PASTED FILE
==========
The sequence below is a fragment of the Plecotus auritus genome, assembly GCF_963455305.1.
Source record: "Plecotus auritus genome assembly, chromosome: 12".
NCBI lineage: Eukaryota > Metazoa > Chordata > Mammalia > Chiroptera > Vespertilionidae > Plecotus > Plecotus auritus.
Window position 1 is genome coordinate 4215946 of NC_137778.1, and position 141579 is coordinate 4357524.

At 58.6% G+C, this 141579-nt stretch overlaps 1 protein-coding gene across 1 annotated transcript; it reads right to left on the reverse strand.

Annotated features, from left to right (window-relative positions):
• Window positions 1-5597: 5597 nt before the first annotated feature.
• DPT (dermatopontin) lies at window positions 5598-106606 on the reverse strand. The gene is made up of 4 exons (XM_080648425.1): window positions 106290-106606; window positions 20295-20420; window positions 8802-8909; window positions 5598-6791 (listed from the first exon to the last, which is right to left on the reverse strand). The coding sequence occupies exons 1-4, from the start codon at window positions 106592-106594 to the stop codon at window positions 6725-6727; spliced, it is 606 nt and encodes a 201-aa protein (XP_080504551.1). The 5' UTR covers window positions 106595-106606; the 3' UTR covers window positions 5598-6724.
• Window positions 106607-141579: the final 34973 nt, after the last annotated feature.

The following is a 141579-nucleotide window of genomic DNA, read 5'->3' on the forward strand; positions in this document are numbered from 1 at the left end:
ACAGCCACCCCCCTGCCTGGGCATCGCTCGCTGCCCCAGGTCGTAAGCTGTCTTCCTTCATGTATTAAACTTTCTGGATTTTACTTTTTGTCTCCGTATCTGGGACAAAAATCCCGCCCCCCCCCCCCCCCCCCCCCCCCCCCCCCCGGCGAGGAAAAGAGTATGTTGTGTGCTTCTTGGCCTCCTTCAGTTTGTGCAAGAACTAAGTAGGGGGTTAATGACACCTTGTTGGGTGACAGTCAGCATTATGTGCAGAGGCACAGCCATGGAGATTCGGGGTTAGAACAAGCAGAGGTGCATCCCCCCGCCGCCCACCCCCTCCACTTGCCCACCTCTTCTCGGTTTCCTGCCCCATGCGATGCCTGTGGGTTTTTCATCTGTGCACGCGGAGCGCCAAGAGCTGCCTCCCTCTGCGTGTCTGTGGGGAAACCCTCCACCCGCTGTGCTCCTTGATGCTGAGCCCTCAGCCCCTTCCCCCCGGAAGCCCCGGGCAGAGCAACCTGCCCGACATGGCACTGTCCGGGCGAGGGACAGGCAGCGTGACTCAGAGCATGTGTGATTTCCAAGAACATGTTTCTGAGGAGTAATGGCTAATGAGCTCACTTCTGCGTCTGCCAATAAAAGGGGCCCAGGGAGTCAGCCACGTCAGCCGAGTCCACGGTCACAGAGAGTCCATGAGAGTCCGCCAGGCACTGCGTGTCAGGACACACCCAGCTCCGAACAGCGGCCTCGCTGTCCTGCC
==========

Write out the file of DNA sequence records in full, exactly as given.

The sequence below is a fragment of the Plecotus auritus genome, assembly GCF_963455305.1.
Source record: "Plecotus auritus genome assembly, chromosome: 12".
NCBI lineage: Eukaryota > Metazoa > Chordata > Mammalia > Chiroptera > Vespertilionidae > Plecotus > Plecotus auritus.
Window position 1 is genome coordinate 4215946 of NC_137778.1, and position 141579 is coordinate 4357524.

At 58.6% G+C, this 141579-nt stretch overlaps 1 protein-coding gene across 1 annotated transcript; it reads right to left on the reverse strand.

Annotated features, from left to right (window-relative positions):
• Window positions 1-5597: 5597 nt before the first annotated feature.
• DPT (dermatopontin) lies at window positions 5598-106606 on the reverse strand. The gene is made up of 4 exons (XM_080648425.1): window positions 106290-106606; window positions 20295-20420; window positions 8802-8909; window positions 5598-6791 (listed from the first exon to the last, which is right to left on the reverse strand). The coding sequence occupies exons 1-4, from the start codon at window positions 106592-106594 to the stop codon at window positions 6725-6727; spliced, it is 606 nt and encodes a 201-aa protein (XP_080504551.1). The 5' UTR covers window positions 106595-106606; the 3' UTR covers window positions 5598-6724.
• Window positions 106607-141579: the final 34973 nt, after the last annotated feature.

The following is a 141579-nucleotide window of genomic DNA, read 5'->3' on the forward strand; positions in this document are numbered from 1 at the left end:
ACAGCCACCCCCCTGCCTGGGCATCGCTCGCTGCCCCAGGTCGTAAGCTGTCTTCCTTCATGTATTAAACTTTCTGGATTTTACTTTTTGTCTCCGTATCTGGGACAAAAATCCCGCCCCCCCCCCCCCCCCCCCCCCCCCCCCCCCGGCGAGGAAAAGAGTATGTTGTGTGCTTCTTGGCCTCCTTCAGTTTGTGCAAGAACTAAGTAGGGGGTTAATGACACCTTGTTGGGTGACAGTCAGCATTATGTGCAGAGGCACAGCCATGGAGATTCGGGGTTAGAACAAGCAGAGGTGCATCCCCCCGCCGCCCACCCCCTCCACTTGCCCACCTCTTCTCGGTTTCCTGCCCCATGCGATGCCTGTGGGTTTTTCATCTGTGCACGCGGAGCGCCAAGAGCTGCCTCCCTCTGCGTGTCTGTGGGGAAACCCTCCACCCGCTGTGCTCCTTGATGCTGAGCCCTCAGCCCCTTCCCCCCGGAAGCCCCGGGCAGAGCAACCTGCCCGACATGGCACTGTCCGGGCGAGGGACAGGCAGCGTGACTCAGAGCATGTGTGATTTCCAAGAACATGTTTCTGAGGAGTAATGGCTAATGAGCTCACTTCTGCGTCTGCCAATAAAAGGGGCCCAGGGAGTCAGCCACGTCAGCCGAGTCCACGGTCACAGAGAGTCCATGAGAGTCCGCCAGGCACTGCGTGTCAGGACACACCCAGCTCCGAACAGCGGCCTCGCTGTCCTGCC